Today started like this:
5:15 a.m. Alarm. What? Hit the sleep button. . .
5:25 a.m. Alarm. AAAHHH!
The noise almost gave me a heart attack. Strategically pull-down face mask and attempt to doze off. . . Realize it’s a weekday and jump out of bed!!!
5:30 a.m. Coffee. Mmmmm coffee. I love coffee. . .
5:50 a.m. Exercise. Listen to loud music. Plan out my day.
6:30 a.m. Make breakfast. More coffee.
7:15 a.m. Get the kids out the door for school.
7:20 a.m. Silence
7:21 a.m. Get ready for work.
8:30 a.m. Work?
Sound familiar? From the second your eyes open in the morning, you’re off to the races. Racing against the clock, against traffic, against the to-do list you have. So how does one find balance?
Is it possible to excel in your profession, be present for family, exercise, get 8 hours of sleep, have time for friends and time for oneself? Yes? No? Seriously, I’m asking and hoping someone has the ever-elusive answer.
Many self-help books promise the secret formula for balance and success. “Read this book, follow this method and all your troubles simply fade away.” But I have to ask, is there such thing as balance? Or does life shift, requiring a shift from you? As soon as you shift one way, you find you’re shifting again. There’s a give and take, a push and pull. The Greek philosopher Heraclitus stated, “The only thing that is constant is change.” So, given that fact, how do you maintain equilibrium in your life?
The common denominator in all the advice out there comes down to prioritizing what’s most important in order to make balance more achievable. First, you have to think about what truly is most important to you. Socrates said, “To know thyself is the beginning of wisdom.” When was the last time you sat down and gave YOUR priorities some focused attention? (go ahead and laugh out loud at the concept of spare time to think.)
Part of the issue in feeling overwhelmed is that we don’t set boundaries for ourselves. We say yes to far too many things, when what we should be saying is no. It’s okay to say no, BTW. It’s not a bad word. It might actually be the best word. Say it with me, “NO.” When you take time to reconnect with the priorities in your life that are truly important to you, you’ll know that when you say yes to something, you’re saying no to something else and vice versa. Lean into the things that are for you and away from the things that are not. Prioritizing helps to maximize your performance, keeping focus on the things that are most critical to success.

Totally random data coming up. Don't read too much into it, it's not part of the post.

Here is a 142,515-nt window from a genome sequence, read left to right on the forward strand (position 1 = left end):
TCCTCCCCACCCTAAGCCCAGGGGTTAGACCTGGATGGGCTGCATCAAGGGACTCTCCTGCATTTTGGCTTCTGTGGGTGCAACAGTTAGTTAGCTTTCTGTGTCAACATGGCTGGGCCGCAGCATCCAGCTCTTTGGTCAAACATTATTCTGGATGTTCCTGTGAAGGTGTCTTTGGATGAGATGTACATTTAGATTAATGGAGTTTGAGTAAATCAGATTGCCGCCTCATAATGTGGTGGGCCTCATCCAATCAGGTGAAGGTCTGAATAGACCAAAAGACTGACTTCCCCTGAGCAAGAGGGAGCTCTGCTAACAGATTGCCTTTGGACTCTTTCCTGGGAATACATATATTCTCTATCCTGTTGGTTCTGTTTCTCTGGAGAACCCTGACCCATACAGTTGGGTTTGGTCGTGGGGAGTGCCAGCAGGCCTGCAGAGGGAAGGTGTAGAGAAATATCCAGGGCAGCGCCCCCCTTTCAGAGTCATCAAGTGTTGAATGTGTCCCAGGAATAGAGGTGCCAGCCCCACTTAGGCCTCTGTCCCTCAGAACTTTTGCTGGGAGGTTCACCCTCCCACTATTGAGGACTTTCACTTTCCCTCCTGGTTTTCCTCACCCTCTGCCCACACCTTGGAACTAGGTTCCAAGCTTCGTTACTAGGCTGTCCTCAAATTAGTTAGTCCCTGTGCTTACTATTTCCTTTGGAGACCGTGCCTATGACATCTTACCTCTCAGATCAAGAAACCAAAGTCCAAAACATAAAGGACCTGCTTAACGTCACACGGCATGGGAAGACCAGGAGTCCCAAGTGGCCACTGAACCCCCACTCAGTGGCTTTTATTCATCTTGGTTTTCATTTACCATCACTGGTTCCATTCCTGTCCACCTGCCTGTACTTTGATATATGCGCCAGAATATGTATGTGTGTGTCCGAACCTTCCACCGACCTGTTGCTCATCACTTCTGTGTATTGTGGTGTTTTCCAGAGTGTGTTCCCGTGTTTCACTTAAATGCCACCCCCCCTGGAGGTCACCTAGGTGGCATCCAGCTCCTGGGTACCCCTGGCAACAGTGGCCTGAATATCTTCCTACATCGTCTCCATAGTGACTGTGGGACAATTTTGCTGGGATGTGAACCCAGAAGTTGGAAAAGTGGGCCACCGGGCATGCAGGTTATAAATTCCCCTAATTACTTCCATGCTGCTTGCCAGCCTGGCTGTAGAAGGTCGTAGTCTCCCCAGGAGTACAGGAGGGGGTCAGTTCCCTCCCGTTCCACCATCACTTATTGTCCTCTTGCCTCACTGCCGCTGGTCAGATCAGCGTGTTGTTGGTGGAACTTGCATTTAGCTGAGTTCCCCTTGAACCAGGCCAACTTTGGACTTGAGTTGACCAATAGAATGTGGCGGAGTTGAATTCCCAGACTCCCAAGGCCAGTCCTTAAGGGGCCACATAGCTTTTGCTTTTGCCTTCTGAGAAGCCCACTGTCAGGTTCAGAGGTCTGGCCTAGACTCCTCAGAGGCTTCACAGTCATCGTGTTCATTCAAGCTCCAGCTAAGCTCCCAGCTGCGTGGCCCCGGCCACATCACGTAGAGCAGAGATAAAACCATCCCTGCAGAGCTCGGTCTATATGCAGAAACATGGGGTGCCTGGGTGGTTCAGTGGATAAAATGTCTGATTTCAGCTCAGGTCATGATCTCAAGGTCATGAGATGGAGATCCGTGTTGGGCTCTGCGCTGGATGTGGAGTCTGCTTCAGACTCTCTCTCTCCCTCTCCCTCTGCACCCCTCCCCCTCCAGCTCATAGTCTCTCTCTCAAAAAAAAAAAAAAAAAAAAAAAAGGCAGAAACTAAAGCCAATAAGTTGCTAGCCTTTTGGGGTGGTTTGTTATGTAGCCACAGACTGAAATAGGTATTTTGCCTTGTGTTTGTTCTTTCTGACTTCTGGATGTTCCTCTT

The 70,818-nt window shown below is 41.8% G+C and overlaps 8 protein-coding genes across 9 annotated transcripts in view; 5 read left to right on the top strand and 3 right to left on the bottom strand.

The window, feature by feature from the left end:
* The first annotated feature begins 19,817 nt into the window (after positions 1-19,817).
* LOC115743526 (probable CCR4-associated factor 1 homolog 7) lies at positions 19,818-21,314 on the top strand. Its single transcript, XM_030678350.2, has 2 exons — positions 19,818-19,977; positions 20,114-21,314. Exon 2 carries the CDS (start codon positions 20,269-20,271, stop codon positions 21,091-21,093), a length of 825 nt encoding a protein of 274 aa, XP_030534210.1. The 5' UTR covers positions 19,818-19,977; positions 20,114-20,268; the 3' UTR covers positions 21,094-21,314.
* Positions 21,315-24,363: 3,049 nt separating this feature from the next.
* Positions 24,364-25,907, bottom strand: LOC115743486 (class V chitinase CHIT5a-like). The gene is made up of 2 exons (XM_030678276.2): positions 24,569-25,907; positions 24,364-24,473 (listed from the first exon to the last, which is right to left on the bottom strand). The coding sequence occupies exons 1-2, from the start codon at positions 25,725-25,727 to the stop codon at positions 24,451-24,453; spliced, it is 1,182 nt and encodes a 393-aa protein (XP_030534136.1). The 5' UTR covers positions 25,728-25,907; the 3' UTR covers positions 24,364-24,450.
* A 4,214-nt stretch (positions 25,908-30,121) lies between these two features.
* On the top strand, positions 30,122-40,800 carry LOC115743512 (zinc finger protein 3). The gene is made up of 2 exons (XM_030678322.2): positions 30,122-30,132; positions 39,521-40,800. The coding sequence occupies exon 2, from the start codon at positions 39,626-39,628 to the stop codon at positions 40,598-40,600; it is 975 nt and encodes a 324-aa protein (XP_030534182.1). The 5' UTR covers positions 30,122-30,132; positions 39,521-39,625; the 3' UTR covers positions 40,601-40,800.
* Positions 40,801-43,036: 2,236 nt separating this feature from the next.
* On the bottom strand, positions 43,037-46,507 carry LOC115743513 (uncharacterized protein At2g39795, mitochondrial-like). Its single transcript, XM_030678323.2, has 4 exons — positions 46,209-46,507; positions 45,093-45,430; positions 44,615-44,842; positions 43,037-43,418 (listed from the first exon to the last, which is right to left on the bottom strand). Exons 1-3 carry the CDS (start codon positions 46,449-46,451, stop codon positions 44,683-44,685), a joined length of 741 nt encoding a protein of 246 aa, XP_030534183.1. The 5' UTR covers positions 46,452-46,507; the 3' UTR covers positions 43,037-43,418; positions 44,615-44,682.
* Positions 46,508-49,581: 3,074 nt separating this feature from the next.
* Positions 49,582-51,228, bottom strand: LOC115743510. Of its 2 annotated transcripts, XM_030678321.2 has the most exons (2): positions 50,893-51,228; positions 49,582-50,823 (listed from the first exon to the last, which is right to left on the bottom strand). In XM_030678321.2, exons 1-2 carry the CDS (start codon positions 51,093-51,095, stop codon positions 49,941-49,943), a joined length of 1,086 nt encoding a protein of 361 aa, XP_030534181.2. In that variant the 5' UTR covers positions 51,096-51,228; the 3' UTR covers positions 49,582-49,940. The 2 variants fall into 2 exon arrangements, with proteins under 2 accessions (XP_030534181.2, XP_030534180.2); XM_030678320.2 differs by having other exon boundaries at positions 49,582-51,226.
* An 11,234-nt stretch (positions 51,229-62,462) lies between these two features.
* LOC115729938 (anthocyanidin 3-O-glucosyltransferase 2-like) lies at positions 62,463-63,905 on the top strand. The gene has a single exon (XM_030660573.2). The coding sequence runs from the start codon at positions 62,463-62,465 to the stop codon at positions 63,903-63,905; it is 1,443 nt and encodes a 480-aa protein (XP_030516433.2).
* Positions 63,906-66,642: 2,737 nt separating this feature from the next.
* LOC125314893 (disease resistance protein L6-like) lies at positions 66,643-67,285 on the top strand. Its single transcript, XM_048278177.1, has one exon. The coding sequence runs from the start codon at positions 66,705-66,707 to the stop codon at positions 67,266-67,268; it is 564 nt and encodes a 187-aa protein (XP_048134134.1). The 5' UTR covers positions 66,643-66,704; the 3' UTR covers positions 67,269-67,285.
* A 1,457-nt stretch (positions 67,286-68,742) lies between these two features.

All the World’s a Stage?
In the book “Your Brain At Work,” author David Rock talks about the different areas of the brain and refers to the prefrontal cortex as “the stage.” He writes, “Making decisions and solving problems relies heavily on the prefrontal cortex…think of the prefrontal cortex as a stage in a small theater where actors play a part.” He continues, “you must pick and choose which actors are on the stage.” He also suggests to “prioritize prioritizing” and that you must “get disciplined about what you don’t put on the stage.”
So, what’s at the top of your priority list? This will be different for everyone and it will change based on the season in your life. It might even change based on the day of the week, or the hour of the day. Perhaps you could benefit by hitting the mute button, and clearing the “stage” of all the actors. Calm your world, silence the noise, turn off the TV, take a break from social media. Meditate for five minutes. Whatever it takes to get clarity.
Prioritizing requires focus. Focusing on your priorities is what creates balance. Balance is simply doing what’s important and ignoring the rest.